Brewers beat Cubs to win NL Central title

20 Comments

If Game 163 was any indication, the other four teams in the National League draw of the postseason are going to have their hands full with the Milwaukee Brewers. Their hitting today was timely, their bullpen deadly and as a result they beat the Cubs 3-1 to take the NL Central title.

The teams felt each other out for the first two innings but the Brewers drew first blood in the top of the third. Orlando Arcia kicked things off with a single, moved to second on a sacrifice and then made it to third on a groundout. That’s when presumptive MVP Christian Yelich came up with two outs and, with Jose Quintana and the Cubs choosing not to pitch around him as so many other teams have done recently, drove in Arcia to make it 1-0 Milwaukee.

The Cubs tied things up in the fifth inning when Anthony Rizzo hit a deep homer to right field. The thing flew 429 feet and left in a dang hurry:

The score would remain tied at one until the eighth inning when Milwaukee broke through. Leading off was Arcia once again and, once again, he reached on a single. Domingo Santana doubled Arcia to third to put two men in scoring position with no one out. That’s when Joe Maddon called in Steve Cishek to face Lorenzo Cain. The plan did not work, as Cain singled to center, scoring Arcia and moving Santana to third, giving the Brewers a 2-1 lead:

Maddon went to the pen once again, calling for Brandon Kintzler to face Ryan Braun. That didn’t work either, as Braun served a 2-2 pitch into right center to score Santana and make it 3-1:

The Cubs finally got out of that, but then they had to face Josh Hader for six outs and, folks, they were not doing a dang thing against Hader.

The Brewers’ fireballing lefty struck out two of the three batters he faced in the eighth and then came back in the bottom of the ninth for more. Hader struck out Daniel Murphy, got Ben Zobrist to fly to right, leaving Javier Baez as the Cubs’ last chance. Baez worked Hader for a 3-2 count and, after fouling off several pitches, singled to center field to keep the Cubs’ hopes alive.

Those hopes only lasted for one more batter, however, as Anthony Rizzo strode to the plate to face the lefty Hader and . . . flew out to right. Game over.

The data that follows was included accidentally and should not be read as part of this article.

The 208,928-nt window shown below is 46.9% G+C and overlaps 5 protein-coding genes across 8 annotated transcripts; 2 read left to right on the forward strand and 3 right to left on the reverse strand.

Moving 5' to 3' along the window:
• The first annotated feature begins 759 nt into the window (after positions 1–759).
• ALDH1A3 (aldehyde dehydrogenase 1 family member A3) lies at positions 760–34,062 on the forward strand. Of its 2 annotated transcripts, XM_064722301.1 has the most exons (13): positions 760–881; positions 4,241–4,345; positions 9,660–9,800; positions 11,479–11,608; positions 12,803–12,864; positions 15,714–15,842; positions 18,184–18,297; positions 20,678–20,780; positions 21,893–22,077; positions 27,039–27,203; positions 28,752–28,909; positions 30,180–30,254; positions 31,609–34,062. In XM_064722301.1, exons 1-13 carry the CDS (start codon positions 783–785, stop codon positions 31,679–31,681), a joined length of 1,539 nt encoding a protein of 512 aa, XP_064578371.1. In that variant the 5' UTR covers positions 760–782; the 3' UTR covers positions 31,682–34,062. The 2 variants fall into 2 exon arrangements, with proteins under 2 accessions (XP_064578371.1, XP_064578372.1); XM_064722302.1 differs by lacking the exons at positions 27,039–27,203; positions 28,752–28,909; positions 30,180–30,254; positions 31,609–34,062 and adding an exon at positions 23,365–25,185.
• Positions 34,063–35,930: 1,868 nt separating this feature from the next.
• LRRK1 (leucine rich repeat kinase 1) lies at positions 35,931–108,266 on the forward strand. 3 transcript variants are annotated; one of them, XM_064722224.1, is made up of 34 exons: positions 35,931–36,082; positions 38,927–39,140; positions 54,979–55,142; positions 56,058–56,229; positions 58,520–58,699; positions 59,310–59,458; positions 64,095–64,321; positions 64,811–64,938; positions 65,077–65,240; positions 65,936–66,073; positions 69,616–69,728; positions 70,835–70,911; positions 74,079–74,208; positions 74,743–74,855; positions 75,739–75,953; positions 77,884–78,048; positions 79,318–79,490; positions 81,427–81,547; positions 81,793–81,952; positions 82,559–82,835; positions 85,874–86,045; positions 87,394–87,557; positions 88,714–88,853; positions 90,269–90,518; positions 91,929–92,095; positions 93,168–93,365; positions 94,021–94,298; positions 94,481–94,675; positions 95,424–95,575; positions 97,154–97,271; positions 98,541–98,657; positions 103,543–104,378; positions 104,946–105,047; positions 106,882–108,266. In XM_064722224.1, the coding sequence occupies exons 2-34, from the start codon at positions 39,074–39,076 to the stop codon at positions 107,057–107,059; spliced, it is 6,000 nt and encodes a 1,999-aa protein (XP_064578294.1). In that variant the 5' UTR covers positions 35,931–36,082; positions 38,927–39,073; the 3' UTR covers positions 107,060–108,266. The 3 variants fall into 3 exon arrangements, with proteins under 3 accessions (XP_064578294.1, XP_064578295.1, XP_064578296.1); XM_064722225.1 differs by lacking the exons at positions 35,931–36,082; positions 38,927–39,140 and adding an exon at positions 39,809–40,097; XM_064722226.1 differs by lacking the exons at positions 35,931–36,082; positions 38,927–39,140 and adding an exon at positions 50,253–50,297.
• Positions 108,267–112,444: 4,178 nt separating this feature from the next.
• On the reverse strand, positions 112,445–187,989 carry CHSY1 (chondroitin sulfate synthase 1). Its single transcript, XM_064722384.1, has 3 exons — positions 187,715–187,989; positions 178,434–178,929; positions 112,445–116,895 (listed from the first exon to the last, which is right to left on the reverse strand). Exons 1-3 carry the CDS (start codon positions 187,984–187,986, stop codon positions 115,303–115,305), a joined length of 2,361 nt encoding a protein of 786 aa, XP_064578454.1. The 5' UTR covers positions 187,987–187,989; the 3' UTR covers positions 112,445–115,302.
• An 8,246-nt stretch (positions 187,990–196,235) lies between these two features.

The single to Baez aside, Hader was dominant. Arcia went 4-for-4 and scored twice. Christian Yelich went 3-for-4 and he, Braun and Cain each drove in a run. The Brewers have a guy who is probably going to win the MVP award, but they have so many weapons that can beat you.

And now, after Game 163, they have the NL Central title.

Red Sox employees “livid” over team pay cut plan

Getty Images
16 Comments

Even Drellich of The Athletic reports that the Boston Red Sox are cutting the pay of team employees. Those cuts, which began to be communicated last night, apply to all employees making $50,000 or more. They are tiered cuts, with people making $50-99,000 seeing salary cut by 20%, those making $100k-$499,000 seeing $25% cuts and those making $500,000 or more getting 30% cuts.

Drellich reported that a Red Sox employee told him that “people are livid” over the fact that those making $100K are being treated the same way as those making $500K. And, yes, that does seem to be a pretty wide spread for similar pay cuts. One would think that a team with as many analytically-oriented people on staff could perhaps break things down a bit more granularly.

Notable in all of this that the same folks who own the Red Sox — Fenway Sports Group — own Liverpool FC of the English Premier League, and that just last month Liverpool’s pay cut/employee furlough policies proved so unpopular that they led to a backlash and a subsequent reversal by the club. That came after intense criticism from Liverpool fan groups and local politicians. Sox owner John Henry must be confident that no such backlash will happen in Boston.

As we noted yesterday, The Kansas City Royals, who are not as financially successful as the Boston Red Sox, have not furloughed employees or cut pay as a result of baseball’s shutdown in the wake of the COVID-19 pandemic. Perhaps someone in Boston could call the Royals and ask them how they managed that.